Feeder cattle prices reached historical highs earlier in spring and the market has been relatively stable throughout the summer. The market has been characterized by lower volumes and various quality over the past couple of months which can make it hard to define.
The factors that drove the market higher during the spring time frame have significantly changed and there is a fair amount of uncertainty moving forward. Feedlot margins were hovering in negative territory in August, which has caused a defensive attitude amongst buyers for the first time in the last two years. At the same time, feed grain prices have been quite volatile with the market facing a larger-than-expected corn crop while barley stocks remain relatively tight. I’ve received many inquiries in regards to the price outlook for the fall period; therefore, I thought this would be a good time to go over the fundamental factors and how this could influence the price structure.
Alberta fed cattle prices reached up to $204 earlier in June but dropped nearly $20 over the past two months as the market was trading near $184 in mid-August. On a 1,500-pound steer, this difference equates to $300. It appears the upward trend in fed cattle has come to an end as U.S. beef production during the third and fourth quarters of 2015 will exceed year-ago levels.
Lower beef supplies have been a major factor driving fed and feeder cattle higher but the contraction phase is over. I’ve attached the quarterly beef production estimates below. Notice that fourth-quarter production for 2015 is similar to last year; however, during the first quarter of 2016, beef production is expected to be 200 million pounds above year-ago levels followed by a year-over-year increase of nearly 650 million pounds in the second quarter. At this time, analysts are expecting total 2016 beef production to be 1.1 billion pounds above 2015. We may see feedlots be more aggressive on 800-pound-plus cattle that will be marketed in the early winter-period. Feeders placed in the fall of 2015 will be facing a burdensome supply scenario when marketed during the second and third quarters of 2016.
We’ve seen Canadian exports of fresh and chilled cuts slow down so that the year-to-date pace is similar to last year. Basis levels for fed cattle are expected to come under pressure due to growing U.S. beef supplies next spring.
The Canadian economy is facing a recessionary environment, which will stem consumer spending. U.S. economic data suggests the U.S. economy is not improving but rather levelling off. Consumer confidence is starting to ease and unemployment rates are stagnating.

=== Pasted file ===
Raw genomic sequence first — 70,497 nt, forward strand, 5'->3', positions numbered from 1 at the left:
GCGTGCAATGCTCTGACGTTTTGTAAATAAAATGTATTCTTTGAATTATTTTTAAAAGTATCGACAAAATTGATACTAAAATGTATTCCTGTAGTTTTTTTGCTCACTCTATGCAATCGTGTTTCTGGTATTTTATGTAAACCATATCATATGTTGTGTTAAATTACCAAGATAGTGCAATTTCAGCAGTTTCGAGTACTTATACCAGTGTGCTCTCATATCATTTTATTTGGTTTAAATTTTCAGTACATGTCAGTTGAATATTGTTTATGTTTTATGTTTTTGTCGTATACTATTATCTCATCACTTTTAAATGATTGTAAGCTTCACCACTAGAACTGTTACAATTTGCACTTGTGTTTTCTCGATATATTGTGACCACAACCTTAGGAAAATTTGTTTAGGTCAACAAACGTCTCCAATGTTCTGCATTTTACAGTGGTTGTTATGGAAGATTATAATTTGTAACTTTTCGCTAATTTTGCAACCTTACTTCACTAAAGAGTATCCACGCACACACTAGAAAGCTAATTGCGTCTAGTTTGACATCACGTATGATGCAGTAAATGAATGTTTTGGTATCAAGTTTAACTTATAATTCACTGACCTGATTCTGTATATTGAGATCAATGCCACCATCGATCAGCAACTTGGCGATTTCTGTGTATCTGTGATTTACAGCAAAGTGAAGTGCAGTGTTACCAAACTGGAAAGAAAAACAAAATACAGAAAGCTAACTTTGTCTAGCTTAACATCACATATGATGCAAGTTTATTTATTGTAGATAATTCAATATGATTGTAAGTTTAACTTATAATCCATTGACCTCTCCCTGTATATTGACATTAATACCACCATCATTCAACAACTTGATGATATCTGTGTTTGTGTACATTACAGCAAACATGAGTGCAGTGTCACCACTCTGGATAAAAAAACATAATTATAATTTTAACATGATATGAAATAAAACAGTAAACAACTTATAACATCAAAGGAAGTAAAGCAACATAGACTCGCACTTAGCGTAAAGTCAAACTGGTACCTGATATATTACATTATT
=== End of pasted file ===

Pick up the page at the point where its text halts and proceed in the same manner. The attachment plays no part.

I’m expecting growth in U.S. housing starts to subside and with the strong dollar, manufacturing and industrial output has potential to weaken. The average American consumer will not see income levels increase but may rather rein in restaurant and at-home food spending for the remainder of 2016.
Keep in mind September and October is a period of seasonally weaker demand for beef products. Growing supplies of U.S. pork and poultry may also temper beef demand, especially if the economy starts to slow down and consumers substitute for alternate proteins.
The feed grain markets have been extremely volatile with various weather patterns causing a fair amount of uncertainty. It appears U.S. corn supplies will be rather burdensome for the 2015-16 crop year but with the weaker Canadian dollar, imports of U.S. corn and DDGS will be limited for the time being.
Canadian barley stocks will remain historically tight for the second year in a row and approximately 85 per cent of the Canadian wheat milling quality. We may see some pressure on feed grain prices during harvest but then the market is expected to percolate higher after the U.S. corn crop is in the bin. It is difficult to forecast the outlook for Canadian feed grain prices given the many variables that are uncertain at this time. However, don’t count on feed grain prices to fall apart, and any downside will not be enough to offset the weaker outlook for fed cattle.
At the time of writing this article, the June 2016 live cattle futures was trading at a $10 discount to the December contract which may limit the ability of feedlots to lock in a profit. In past years, the feeder cattle market has trended higher throughout the fall period. We may see this pattern again in September and October but if feedlots experience negative margins for a prolonged period, eventually the feeder cattle market will start to grind lower. My bias given the current environment is that cow-calf producers will want to sell earlier, rather than later in the fall or early winter.
Backgrounding operators need to be extremely careful buying calves because selling yearlings next spring into a depressed market could evaporate earnings from past years.